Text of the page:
If your operation is chronically missing your service level target, it may be an indication of a fundamental misconception about the importance of service level. You’ll need to focus on a service level objective that your center can realistically achieve. Once you know your center’s true capabilities, you must be able to back up your objectives with the right amount of resources. Service level should not be a “goal,” something that is nice to strive for. An airline doesn’t have the “goal” of reaching Toronto when the plane takes off from Denver. It’s a concrete objective, supported by adequate resources (fuel, pilots, navigation equipment, etc.).
Why is it that some contact centers don’t get the resources they need? Sometimes it’s because the money isn’t available. Or maybe management at the top believes that it’s possible to achieve the service level target with the current level of resources, thinking all that is needed is a little improvement in efficiency. Or maybe the contact center manager has failed to educate senior management on the link between service level and budget.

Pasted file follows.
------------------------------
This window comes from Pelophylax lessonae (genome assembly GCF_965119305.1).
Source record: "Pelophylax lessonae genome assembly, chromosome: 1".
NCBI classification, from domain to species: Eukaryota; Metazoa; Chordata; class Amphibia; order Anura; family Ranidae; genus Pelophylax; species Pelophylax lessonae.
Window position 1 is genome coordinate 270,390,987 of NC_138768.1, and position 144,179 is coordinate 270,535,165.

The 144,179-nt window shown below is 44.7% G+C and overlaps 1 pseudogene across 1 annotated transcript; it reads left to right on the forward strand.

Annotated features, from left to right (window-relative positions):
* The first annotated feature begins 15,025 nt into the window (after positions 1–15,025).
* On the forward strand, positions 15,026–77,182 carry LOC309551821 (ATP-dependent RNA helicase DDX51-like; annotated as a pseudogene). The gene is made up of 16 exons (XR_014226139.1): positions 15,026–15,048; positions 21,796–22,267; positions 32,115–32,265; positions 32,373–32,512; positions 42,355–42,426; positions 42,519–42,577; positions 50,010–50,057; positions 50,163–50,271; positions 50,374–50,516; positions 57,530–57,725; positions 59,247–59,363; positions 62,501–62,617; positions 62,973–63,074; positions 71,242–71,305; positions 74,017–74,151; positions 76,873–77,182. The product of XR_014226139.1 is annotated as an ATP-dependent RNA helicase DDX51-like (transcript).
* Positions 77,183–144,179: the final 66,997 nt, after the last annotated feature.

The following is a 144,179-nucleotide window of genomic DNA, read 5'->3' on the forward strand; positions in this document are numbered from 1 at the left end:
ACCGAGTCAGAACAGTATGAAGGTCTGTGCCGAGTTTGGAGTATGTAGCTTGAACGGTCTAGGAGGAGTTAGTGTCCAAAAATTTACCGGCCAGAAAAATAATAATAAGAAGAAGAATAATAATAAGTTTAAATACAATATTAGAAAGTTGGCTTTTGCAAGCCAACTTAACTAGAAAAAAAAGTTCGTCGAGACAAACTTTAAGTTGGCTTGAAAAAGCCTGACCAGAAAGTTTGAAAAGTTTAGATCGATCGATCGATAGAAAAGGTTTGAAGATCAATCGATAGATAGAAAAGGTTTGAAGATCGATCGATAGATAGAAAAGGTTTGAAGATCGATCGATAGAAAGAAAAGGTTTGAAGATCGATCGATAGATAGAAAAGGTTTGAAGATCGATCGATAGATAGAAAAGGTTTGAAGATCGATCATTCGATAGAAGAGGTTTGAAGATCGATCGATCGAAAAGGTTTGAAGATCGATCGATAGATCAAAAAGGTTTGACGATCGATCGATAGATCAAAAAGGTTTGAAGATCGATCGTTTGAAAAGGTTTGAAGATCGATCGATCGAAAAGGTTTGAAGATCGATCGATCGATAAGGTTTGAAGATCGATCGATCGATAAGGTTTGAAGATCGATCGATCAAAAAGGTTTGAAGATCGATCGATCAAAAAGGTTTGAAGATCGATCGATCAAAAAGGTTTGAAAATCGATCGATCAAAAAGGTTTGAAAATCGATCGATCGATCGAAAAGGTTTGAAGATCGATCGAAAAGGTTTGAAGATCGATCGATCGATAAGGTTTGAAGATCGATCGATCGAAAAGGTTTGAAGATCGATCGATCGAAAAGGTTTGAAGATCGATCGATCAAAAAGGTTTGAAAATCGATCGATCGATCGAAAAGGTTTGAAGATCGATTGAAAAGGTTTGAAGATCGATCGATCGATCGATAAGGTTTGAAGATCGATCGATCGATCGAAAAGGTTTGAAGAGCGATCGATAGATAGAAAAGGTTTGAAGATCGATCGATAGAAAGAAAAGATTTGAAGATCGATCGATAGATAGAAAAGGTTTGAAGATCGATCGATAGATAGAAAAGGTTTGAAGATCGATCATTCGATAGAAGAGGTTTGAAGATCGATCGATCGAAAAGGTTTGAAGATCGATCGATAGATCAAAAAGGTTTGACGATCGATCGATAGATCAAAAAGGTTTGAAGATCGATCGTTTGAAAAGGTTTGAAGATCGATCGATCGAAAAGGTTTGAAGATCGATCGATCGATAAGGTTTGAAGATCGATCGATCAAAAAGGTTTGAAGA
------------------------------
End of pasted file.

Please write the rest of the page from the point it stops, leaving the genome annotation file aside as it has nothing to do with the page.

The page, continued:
Service levels that are impossible to hit are particularly difficult for managers whose job success and salary are tied to meeting the objectives. When senior management hands down an objective without backing it up with adequate resources, these managers are set up for failure.
Part of taking a service level objective seriously means getting the buy-in of everyone who is involved in achieving it. To reach your target, agents, supervisors, managers and those with supporting roles should know what the service level objective is, why it was set where it is, and whether or not it is being met. A value system that people do not understand will have little or no impact. A contact center that is serious about service level objectives will ensure that hitting them is a priority.
From Call Center Management on Fast Forward by Brad Cleveland